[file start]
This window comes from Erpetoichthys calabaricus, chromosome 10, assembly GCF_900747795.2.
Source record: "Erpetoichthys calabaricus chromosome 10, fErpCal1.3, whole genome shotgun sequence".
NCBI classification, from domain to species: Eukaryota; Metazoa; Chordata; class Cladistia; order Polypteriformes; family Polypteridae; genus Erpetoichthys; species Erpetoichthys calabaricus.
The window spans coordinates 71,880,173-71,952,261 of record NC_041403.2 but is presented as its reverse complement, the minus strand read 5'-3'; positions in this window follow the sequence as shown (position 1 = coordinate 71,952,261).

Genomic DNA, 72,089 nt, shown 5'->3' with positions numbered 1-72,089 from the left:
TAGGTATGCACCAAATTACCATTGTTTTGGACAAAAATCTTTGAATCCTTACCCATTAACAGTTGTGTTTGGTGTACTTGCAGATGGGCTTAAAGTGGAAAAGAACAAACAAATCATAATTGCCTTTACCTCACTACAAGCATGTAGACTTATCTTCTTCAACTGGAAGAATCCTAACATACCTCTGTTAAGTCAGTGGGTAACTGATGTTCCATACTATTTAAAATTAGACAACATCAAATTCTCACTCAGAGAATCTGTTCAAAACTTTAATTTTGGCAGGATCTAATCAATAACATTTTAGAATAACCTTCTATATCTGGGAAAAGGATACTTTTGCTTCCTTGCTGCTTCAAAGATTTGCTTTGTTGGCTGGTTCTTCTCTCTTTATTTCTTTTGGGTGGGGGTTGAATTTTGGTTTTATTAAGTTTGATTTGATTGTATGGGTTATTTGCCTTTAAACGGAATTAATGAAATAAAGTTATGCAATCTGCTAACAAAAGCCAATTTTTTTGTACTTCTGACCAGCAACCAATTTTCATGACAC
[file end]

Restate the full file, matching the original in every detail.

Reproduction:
This window comes from Erpetoichthys calabaricus, chromosome 10, assembly GCF_900747795.2.
Source record: "Erpetoichthys calabaricus chromosome 10, fErpCal1.3, whole genome shotgun sequence".
NCBI classification, from domain to species: Eukaryota; Metazoa; Chordata; class Cladistia; order Polypteriformes; family Polypteridae; genus Erpetoichthys; species Erpetoichthys calabaricus.
The window spans coordinates 71,880,173-71,952,261 of record NC_041403.2 but is presented as its reverse complement, the minus strand read 5'-3'; positions in this window follow the sequence as shown (position 1 = coordinate 71,952,261).

Genomic DNA, 72,089 nt, shown 5'->3' with positions numbered 1-72,089 from the left:
TAGGTATGCACCAAATTACCATTGTTTTGGACAAAAATCTTTGAATCCTTACCCATTAACAGTTGTGTTTGGTGTACTTGCAGATGGGCTTAAAGTGGAAAAGAACAAACAAATCATAATTGCCTTTACCTCACTACAAGCATGTAGACTTATCTTCTTCAACTGGAAGAATCCTAACATACCTCTGTTAAGTCAGTGGGTAACTGATGTTCCATACTATTTAAAATTAGACAACATCAAATTCTCACTCAGAGAATCTGTTCAAAACTTTAATTTTGGCAGGATCTAATCAATAACATTTTAGAATAACCTTCTATATCTGGGAAAAGGATACTTTTGCTTCCTTGCTGCTTCAAAGATTTGCTTTGTTGGCTGGTTCTTCTCTCTTTATTTCTTTTGGGTGGGGGTTGAATTTTGGTTTTATTAAGTTTGATTTGATTGTATGGGTTATTTGCCTTTAAACGGAATTAATGAAATAAAGTTATGCAATCTGCTAACAAAAGCCAATTTTTTTGTACTTCTGACCAGCAACCAATTTTCATGACAC